Shih Tzu - A Secret Treasure Of Happiness In The Imperial Palace

 


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Eunuchs and their personal hierarchies ran the Imperial households. Li Lien-Yang whom Tzu Hsi (The Empress Dowager) named Chief Eunuch was made responsible for overseeing the breeding and Shih Tzu selections to be presented to her for possibilities of becoming part of her “Shih Tzu entourage. ”

The Empress kept complete pedigrees and descriptions of physical markings for all Shih Tzu used as breeding stock. Imperial selections of the best specimens of Shih Tzu were based on health, temperament, conformation, and markings. Because of religious reasons, Shih Tzu of parti-colors with perfect facial marking and perfect saddle were held in high esteem by the Empress. Solid color Shih Tzu were prized by her as well.

Although many of today’s breeders assume Empress Dowager favored gold and the gold and white Shih Tzu, and even think the Empress surrounded herself only with gold and the gold-white Shih Tzu, the assumption is most likely not true. The favorite Shih Tzu of all time of the Empress Dowager was a solid black Shih Tzu, named Sea Otter.

The Empress Dowager was wise about the laws of Shih Tzu color inheritance. She knew of the importance of the darker shades of brindle and silver and of black in maintaining pigmentation of Shih Tzu eye color and coat color.

The Chinese produced pure lines of dogs, such as the Shih Tzu, for centuries before the practice became prevalent in the West.

For political reasons, the Empress entertained wives of various ambassadors and diplomats from time to time, and gave them valuable gifts. In the beginning Shih Tzu were not among the gifts, despite the interest the foreign ladies showed toward the Shih Tzu. Eventually, a few of the Shih Tzu were given as gifts to foreigners, but there is some evidence that the eunuchs fed powdered glass to the Shih Tzu to cause death rather than permit them to leave China. The Shih Tzu were kept as secret for many, many years.

Westerners living in China at the time considered association with the Dowager Empress to be the highest form of status. This attention from visitors may have been instrumental in the Dowager Empress’ decision to present some of her treasured Shih Tzu to her admirers.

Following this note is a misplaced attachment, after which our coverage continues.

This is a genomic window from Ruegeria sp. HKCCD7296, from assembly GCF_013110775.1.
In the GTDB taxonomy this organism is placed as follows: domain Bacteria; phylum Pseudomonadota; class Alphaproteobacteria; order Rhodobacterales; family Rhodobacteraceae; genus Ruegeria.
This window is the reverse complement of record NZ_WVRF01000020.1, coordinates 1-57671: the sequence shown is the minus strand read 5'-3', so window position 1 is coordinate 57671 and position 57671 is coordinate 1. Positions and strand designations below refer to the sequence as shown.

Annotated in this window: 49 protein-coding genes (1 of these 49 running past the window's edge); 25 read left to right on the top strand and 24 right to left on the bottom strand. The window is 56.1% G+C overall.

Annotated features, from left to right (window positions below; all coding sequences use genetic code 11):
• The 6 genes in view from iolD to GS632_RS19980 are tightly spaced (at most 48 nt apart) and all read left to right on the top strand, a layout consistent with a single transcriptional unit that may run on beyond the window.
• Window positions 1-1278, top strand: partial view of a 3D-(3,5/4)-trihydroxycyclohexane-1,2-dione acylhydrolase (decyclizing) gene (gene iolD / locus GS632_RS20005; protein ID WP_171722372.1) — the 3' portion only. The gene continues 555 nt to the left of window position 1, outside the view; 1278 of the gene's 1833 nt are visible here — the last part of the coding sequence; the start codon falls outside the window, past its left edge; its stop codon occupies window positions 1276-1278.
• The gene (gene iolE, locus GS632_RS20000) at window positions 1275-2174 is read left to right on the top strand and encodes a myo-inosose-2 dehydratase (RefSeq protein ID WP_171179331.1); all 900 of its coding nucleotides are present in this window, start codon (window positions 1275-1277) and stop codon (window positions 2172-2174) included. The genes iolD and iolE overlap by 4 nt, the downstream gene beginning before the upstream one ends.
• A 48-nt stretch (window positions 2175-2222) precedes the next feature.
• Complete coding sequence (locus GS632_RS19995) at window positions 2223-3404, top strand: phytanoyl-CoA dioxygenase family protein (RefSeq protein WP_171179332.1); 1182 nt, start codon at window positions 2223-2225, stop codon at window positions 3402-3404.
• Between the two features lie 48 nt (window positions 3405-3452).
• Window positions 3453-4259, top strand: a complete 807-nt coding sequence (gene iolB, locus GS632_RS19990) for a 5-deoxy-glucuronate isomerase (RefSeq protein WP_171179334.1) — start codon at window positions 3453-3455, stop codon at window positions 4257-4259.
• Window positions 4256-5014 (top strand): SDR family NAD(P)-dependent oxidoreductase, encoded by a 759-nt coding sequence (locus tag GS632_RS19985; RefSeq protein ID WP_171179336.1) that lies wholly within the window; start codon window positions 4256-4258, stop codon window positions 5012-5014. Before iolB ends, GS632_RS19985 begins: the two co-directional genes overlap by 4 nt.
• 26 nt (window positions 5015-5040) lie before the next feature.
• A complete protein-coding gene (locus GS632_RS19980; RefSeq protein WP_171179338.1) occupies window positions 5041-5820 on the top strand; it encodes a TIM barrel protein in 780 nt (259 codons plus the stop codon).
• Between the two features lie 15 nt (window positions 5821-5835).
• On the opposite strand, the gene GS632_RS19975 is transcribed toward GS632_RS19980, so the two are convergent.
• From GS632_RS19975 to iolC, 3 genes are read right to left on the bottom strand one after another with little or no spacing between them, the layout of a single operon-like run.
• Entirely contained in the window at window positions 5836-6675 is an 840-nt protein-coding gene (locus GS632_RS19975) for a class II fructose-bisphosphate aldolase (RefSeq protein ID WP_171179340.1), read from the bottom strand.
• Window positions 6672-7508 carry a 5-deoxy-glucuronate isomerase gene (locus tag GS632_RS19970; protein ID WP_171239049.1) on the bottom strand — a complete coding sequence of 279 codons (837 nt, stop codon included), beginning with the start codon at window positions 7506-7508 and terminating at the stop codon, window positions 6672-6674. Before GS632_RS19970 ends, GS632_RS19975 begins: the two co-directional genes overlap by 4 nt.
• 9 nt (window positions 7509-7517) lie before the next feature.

By the early 1900s, several Shih Tzu were introduced into Europe by returning diplomats and ladies. Also, the eunuchs assigned to breeding, whelping, and general maintenance of the Imperial Shih Tzu would do anything for financial gain. There were indications that falsified breedings took place and Shih Tzu puppies were bartered and sold outside the Forbidden City of affluent Chinese and even to the Foreign Devils.

It has been speculated that the Dowager Empress had the Emperor Kuang-hsu secretly murdered just hours before her own suicidal death so that she would be the last Imperial Ruler of China. With her death, along with all else that occurred, the fate of the Shih Tzu became tenuous.

Fire destroyed animals and large portions of the inner chambers. The eunuchs who fled prior to the fires within the Palace took much of the Shih Tzu breeding stock and finest specimens to sell to foreigners and Chinese noblemen who would pay handsome prices for the Shih Tzu dogs and treasures of the Palace.

In Peking The Comtesse d”Anjou was the recipient of some of the Palace Shih Tzu stock. Mrs. Lorenz had two black ShihTzu, Mei-mei and Moer in the 1930s. Mrs. Lorenz owned a Shih Tzu kennel of almost all black Shih Tzu, and one of her studs, Chu Po, a solid black Shih Tzu with a strong gold gene behind him, was a great grandson of Hai Ling (Sea Otter), a favorite of the Dowager Empress.

Our present day Shih Tzu exemplify the great love the Dowager Empress had for the Shih Tzu breed. Under her half century of direction and influence, the Imperial Shih Tzu flourished and developed in uniformity. These intelligent little beings brought great happiness to her at times of excessive loneliness and sorrow. The Empress Dowager was a multi-faceted person of great depth. The Empress lives on as a spiritual guide and patroness of our present day Shih Tzu.

Connie Limon is a Shih Tzu breeder. She publishes a FREE weekly newsletter. A professional newsletter with a focus upon health and wellness for you and your pets. Discounts are offered to subscribers. Sign up at: http://www.stainglassshihtzus.com

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